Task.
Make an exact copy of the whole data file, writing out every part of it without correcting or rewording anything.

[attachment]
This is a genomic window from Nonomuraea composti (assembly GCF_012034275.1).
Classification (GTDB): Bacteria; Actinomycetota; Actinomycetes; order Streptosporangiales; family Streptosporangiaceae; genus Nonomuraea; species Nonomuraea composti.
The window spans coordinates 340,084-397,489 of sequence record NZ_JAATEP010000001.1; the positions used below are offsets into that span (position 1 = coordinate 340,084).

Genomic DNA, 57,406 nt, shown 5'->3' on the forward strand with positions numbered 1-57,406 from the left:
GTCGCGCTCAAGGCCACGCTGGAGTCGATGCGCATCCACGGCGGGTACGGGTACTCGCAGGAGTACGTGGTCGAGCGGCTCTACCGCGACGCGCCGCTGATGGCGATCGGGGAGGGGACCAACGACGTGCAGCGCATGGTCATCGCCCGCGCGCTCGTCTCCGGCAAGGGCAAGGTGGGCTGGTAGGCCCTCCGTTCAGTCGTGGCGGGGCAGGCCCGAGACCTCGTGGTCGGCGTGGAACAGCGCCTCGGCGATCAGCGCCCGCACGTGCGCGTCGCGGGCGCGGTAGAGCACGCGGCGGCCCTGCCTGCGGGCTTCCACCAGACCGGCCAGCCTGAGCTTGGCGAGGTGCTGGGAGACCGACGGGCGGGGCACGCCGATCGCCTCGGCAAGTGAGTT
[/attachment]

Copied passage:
This is a genomic window from Nonomuraea composti (assembly GCF_012034275.1).
Classification (GTDB): Bacteria; Actinomycetota; Actinomycetes; order Streptosporangiales; family Streptosporangiaceae; genus Nonomuraea; species Nonomuraea composti.
The window spans coordinates 340,084-397,489 of sequence record NZ_JAATEP010000001.1; the positions used below are offsets into that span (position 1 = coordinate 340,084).

Genomic DNA, 57,406 nt, shown 5'->3' on the forward strand with positions numbered 1-57,406 from the left:
GTCGCGCTCAAGGCCACGCTGGAGTCGATGCGCATCCACGGCGGGTACGGGTACTCGCAGGAGTACGTGGTCGAGCGGCTCTACCGCGACGCGCCGCTGATGGCGATCGGGGAGGGGACCAACGACGTGCAGCGCATGGTCATCGCCCGCGCGCTCGTCTCCGGCAAGGGCAAGGTGGGCTGGTAGGCCCTCCGTTCAGTCGTGGCGGGGCAGGCCCGAGACCTCGTGGTCGGCGTGGAACAGCGCCTCGGCGATCAGCGCCCGCACGTGCGCGTCGCGGGCGCGGTAGAGCACGCGGCGGCCCTGCCTGCGGGCTTCCACCAGACCGGCCAGCCTGAGCTTGGCGAGGTGCTGGGAGACCGACGGGCGGGGCACGCCGATCGCCTCGGCAAGTGAGTT